If snow is abundant and not icy, crusted over or packed into hard drifts, dry, pregnant cows can consume adequate amounts of snow to satisfy their water needs.  It is important that you know the body condition score (level of fat reserves) of your cows. It is best to start out the winter with a body condition score above three on a scale of one to five.

Brace Yourself for SPRING!

Dec 05, 2013

 Increase your GRASS Profit$


The cost of cattle production is rising and producers seeking to put more grass weight on their cattle are finding that sound pasture management has never been more attractive and/or profitable.


Here are some tips on increasing the profitability of your forages.


-          Consult your neighbors/grazing experts about the specifics of your local area before proceeding.

-          Attend "Local" grazing conferences.  This is the time of the year when most of them are held.

-          Stockpile some forages.   Next August begin setting aside a supply of forage ( an extra pasture), to use after forage growth has ended in the fall. This practice is also referred to as "deferred grazing."


Forages adaptable to stockpiling include perennials such as…


-          Tall fescue

-          Orchardgrass

-          Ryegrass


Overseeding/Frost seeding a pasture or hayfield will increase both quantity and quality of forage.  But beware!  As I learned from adding too much clover and alfalfa to our pasture mix, if you plan to take a "1st cutting" off your pastures in the spring prior to turning out your cattle, It’ll take forever to dry and bail.  And if you do small square bales,  your wife will complain the whole time your unloading the wagons!  Up here in the North-East sometimes dry-down can take as long as 5-6 day’s depending on the relative humidity and overnight temperatures.  However, summer pastures over-seeded with Legumes work best for providing a nitrogen source and improving over-all pasture quality.   The legumes that work best, no matter where in the country you live, are red and white clovers.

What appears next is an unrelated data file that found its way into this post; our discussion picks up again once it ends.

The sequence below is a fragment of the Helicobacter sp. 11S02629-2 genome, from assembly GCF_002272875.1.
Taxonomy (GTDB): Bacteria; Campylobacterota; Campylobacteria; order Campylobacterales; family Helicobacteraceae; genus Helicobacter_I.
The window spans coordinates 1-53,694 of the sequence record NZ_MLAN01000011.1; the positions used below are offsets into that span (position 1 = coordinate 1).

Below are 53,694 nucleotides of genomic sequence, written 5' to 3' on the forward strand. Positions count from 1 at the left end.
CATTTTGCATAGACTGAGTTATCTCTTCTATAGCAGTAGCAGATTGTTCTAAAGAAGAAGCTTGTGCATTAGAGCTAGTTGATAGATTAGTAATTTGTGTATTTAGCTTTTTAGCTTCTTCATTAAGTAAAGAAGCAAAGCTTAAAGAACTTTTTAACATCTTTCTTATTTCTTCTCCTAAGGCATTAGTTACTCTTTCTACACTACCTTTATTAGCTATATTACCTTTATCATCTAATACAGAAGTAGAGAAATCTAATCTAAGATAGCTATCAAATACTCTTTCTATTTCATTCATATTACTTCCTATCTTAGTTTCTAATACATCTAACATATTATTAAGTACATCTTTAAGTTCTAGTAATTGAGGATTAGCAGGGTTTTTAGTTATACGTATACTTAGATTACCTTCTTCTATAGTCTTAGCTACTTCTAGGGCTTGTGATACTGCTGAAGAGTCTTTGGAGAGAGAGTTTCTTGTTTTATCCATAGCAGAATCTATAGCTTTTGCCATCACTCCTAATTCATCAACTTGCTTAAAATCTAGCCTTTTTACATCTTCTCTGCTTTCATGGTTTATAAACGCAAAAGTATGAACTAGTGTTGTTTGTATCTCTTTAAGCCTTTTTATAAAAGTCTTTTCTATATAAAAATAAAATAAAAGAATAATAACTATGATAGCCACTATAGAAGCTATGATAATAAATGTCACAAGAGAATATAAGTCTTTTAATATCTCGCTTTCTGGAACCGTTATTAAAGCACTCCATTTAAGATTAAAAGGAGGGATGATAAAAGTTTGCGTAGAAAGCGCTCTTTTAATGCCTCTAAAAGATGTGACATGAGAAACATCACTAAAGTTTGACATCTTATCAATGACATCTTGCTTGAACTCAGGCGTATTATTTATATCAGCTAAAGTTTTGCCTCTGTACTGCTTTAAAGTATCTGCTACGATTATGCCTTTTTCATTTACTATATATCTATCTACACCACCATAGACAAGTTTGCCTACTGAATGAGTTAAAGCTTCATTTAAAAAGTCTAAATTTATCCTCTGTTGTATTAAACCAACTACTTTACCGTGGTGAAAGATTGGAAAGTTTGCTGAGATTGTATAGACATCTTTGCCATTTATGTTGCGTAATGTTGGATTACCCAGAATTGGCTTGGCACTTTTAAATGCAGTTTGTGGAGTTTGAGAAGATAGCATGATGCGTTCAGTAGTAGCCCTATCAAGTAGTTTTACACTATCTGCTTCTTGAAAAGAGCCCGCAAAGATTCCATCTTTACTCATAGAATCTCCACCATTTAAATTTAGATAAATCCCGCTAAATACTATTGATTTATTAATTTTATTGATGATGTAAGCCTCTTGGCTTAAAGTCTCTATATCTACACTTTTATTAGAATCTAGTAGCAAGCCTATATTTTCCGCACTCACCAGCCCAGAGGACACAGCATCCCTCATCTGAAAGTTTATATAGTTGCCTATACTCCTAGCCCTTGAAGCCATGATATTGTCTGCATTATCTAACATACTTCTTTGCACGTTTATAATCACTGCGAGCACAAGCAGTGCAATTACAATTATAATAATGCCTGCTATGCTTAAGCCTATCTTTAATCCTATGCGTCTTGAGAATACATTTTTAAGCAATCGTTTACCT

Cool season pastures. "Cool season grasses can help you extend the green period across as much of the growing period as possible and improve livestock weight gain.   Perennial cool season pasture grasses grow in dry land conditions not drought stricken area’s and can supplement native range by providing a month or more of nutritious grazing in the spring and possibly again in the fall.  Kinda like growing lettuce and broccoli in your garden.


Rotational grazing.   A rotational grazing program such as what we use on our farm/ranch, uses several pastures or "paddocks" with one being grazed while the others are rested for a minimum of 3 weeks.  We divide our pasture into smaller areas called paddocks and move our cattle from one to the next, determined by the number, size and condition of our cattle, rate of forage growth which is directly related to weather, or the lack thereof and layout of the paddocks.


The practice of rotational grazing can increase net profit

by reducing the cost of machinery, fuel and storage facilities;

and by cutting back on supplemental feeding and pasture waste.


Extended Grazing.  We leave our herd on pasture into the fall and winter, utilizing perennial pastures held in reserve, remember "stockpiling forages".   For those of you who supplement your cattle with feed, STOP!

It has been estimated that each day your cattle graze on pasture, your feed costs could be cut in half.


Another advantage to grazing your cattle in rotational pastures/paddocks.  Costs of hauling manure is reduced, and nutrients are returned to the land naturally to be used by growing forages while in the rest cycle of your rotational grazing program.